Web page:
In Nacco Materials Handling Group, Inc. v. Lilly Co., No. 11-2415 AV, (W.D. Tenn. Nov. 16, 2011), the court required the defendant to bear the costs of discovery where its preservation and collection efforts were “woefully inadequate.” Parties must cooperate and voluntarily preserve, search for, and collect ESI to avoid the imposition of sanctions.
In this case, Nacco, a manufacturer and seller of lift trucks and aftermarket parts, accused Lilly, a former Nacco dealer, of illegally accessing its proprietary, password-secured website on over 40,000 occasions. Nacco asserted a host of claims, including violations of the Computer Fraud and Abuse Act, computer trespass, misappropriation of trade secrets, tortious interference with contract and business relations, and tortious interference with prospective economic advantage.
Nacco filed a motion seeking expedited discovery so that its forensic expert could search Lilly’s computers and determine which computers accessed Nacco’s proprietary information. The expert turned up evidence of inappropriate access on 17 of the 35 computers he examined.
As discovery continued, Nacco also requested the deposition of a 30(b)(6) witness. However, the witness Lilly offered was unprepared to answer questions on the topics outlined in the deposition notice. Based on the witness’s statements in the deposition and evidence found during the forensic examination, Nacco filed a motion to prevent the further spoliation of evidence and sought sanctions.
The court decided that Lilly’s attempts to preserve evidence were “woefully inadequate.” The company “failed to take reasonable steps to preserve, search for, and collect potentially relevant information, particularly electronic data, after its duty to preserve evidence was triggered by being served with the complaint.” Specifically, U.S. Magistrate Judge Diane Vescovo found that the company “failed to timely issue an effective written litigation hold, to take appropriate steps to preserve any existing electronic records, to suspend or alter automatic delete features and routine overwriting features, and to timely and effectively collect ESI.”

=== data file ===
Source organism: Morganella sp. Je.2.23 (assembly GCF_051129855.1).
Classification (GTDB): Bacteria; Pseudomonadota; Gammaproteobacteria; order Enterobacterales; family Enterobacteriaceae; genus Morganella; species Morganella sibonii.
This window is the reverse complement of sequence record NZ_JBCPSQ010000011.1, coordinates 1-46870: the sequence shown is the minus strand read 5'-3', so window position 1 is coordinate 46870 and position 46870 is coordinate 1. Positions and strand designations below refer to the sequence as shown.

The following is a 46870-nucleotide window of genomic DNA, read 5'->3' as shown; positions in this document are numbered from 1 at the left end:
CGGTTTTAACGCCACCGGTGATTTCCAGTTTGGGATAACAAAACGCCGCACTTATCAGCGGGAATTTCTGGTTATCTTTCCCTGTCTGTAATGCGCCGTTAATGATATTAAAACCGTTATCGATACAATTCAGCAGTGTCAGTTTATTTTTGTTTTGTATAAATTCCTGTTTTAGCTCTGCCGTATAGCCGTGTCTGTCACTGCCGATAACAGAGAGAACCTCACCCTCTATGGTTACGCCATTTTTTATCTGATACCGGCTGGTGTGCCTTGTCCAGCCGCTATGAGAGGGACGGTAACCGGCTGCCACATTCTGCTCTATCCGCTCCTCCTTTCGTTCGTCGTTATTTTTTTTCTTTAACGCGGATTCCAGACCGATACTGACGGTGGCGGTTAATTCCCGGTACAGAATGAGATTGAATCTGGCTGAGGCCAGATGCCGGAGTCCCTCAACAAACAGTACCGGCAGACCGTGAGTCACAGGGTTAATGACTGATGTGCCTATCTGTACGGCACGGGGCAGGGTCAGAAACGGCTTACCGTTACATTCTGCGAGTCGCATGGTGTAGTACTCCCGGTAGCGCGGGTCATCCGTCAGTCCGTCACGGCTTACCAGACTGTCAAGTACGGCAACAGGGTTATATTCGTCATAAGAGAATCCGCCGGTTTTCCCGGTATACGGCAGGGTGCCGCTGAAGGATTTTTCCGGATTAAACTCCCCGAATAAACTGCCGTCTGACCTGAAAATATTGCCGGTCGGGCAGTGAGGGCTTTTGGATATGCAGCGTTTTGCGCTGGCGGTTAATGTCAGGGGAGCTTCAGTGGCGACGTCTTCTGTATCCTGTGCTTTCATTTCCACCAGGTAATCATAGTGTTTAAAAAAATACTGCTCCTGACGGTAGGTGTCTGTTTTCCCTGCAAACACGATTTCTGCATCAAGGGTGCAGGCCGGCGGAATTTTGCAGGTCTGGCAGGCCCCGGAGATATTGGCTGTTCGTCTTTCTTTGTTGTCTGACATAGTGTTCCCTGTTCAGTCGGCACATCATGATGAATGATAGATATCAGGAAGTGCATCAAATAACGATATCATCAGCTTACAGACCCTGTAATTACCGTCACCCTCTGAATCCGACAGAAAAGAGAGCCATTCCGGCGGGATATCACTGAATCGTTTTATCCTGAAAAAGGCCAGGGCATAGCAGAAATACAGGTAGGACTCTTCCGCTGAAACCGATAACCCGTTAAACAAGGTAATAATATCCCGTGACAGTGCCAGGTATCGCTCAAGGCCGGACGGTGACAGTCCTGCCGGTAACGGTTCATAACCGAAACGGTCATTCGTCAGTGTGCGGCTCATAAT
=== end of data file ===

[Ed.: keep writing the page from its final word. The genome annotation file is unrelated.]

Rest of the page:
The court explained that Lilly sent the litigation hold to seven of its 160 employees without adequate instructions—and the seven did not include the “key players” to the litigation. The company made no further efforts to prevent the deletion of e-mail, data, or backup tapes. Finally, the company apparently “left collection efforts to its employees to search their own computers with no supervision or oversight from management. Lilly did not follow up with its employees to determine what efforts were taken to preserve and collect relevant evidence, and Lilly failed to document any of its search and collection efforts.” Therefore, the court found that Lilly breached its duty to preserve relevant evidence.
After finding the company negligent, the court imposed sanctions against Lilly that included the expense of additional discovery, including the cost of a second 30(b)(6) deposition, the forensic examinations and imaging already complete, the costs of additional analysis of computers of the nine employees who accessed Nacco’s website, and the costs of imaging the computers in its service department. In addition, the court ordered Lilly to pay monetary sanctions equal to plaintiff’s reasonable costs, including attorney’s fees, in bringing the motion.
Finally, the court ordered Lilly to provide an affidavit describing its preservation and collection efforts and certifying that it had suspended its automatic delete functions and preserved backup tapes.
So, what do you think? Were the sanctions justified? If so, did the court go far enough? Please share any comments you might have or if you’d like to know more about a particular topic.
Case Summary Source: Applied Discovery (free subscription required).
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